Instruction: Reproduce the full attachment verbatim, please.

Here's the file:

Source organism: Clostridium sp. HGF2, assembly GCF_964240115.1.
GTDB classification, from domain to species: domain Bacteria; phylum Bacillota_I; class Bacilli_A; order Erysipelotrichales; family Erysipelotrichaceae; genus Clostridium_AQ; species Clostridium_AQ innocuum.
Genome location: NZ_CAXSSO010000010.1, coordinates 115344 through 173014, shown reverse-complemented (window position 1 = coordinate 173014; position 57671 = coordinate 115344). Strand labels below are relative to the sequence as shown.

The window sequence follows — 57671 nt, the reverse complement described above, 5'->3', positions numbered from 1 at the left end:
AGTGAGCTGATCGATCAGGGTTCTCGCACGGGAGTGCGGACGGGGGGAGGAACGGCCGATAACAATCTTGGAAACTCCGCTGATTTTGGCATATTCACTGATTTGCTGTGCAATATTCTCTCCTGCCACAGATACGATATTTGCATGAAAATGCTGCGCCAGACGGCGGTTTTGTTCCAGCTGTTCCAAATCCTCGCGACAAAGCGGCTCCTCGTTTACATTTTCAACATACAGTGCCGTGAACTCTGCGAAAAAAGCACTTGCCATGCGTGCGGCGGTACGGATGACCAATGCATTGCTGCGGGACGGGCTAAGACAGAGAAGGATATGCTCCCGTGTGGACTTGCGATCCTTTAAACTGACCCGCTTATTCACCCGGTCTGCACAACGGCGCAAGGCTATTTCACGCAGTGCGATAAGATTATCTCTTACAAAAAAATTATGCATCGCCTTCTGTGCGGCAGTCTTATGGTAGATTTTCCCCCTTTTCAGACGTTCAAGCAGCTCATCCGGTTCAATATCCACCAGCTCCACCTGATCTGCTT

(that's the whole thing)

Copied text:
Source organism: Clostridium sp. HGF2, assembly GCF_964240115.1.
GTDB classification, from domain to species: domain Bacteria; phylum Bacillota_I; class Bacilli_A; order Erysipelotrichales; family Erysipelotrichaceae; genus Clostridium_AQ; species Clostridium_AQ innocuum.
Genome location: NZ_CAXSSO010000010.1, coordinates 115344 through 173014, shown reverse-complemented (window position 1 = coordinate 173014; position 57671 = coordinate 115344). Strand labels below are relative to the sequence as shown.

The window sequence follows — 57671 nt, the reverse complement described above, 5'->3', positions numbered from 1 at the left end:
AGTGAGCTGATCGATCAGGGTTCTCGCACGGGAGTGCGGACGGGGGGAGGAACGGCCGATAACAATCTTGGAAACTCCGCTGATTTTGGCATATTCACTGATTTGCTGTGCAATATTCTCTCCTGCCACAGATACGATATTTGCATGAAAATGCTGCGCCAGACGGCGGTTTTGTTCCAGCTGTTCCAAATCCTCGCGACAAAGCGGCTCCTCGTTTACATTTTCAACATACAGTGCCGTGAACTCTGCGAAAAAAGCACTTGCCATGCGTGCGGCGGTACGGATGACCAATGCATTGCTGCGGGACGGGCTAAGACAGAGAAGGATATGCTCCCGTGTGGACTTGCGATCCTTTAAACTGACCCGCTTATTCACCCGGTCTGCACAACGGCGCAAGGCTATTTCACGCAGTGCGATAAGATTATCTCTTACAAAAAAATTATGCATCGCCTTCTGTGCGGCAGTCTTATGGTAGATTTTCCCCCTTTTCAGACGTTCAAGCAGCTCATCCGGTTCAATATCCACCAGCTCCACCTGATCTGCTT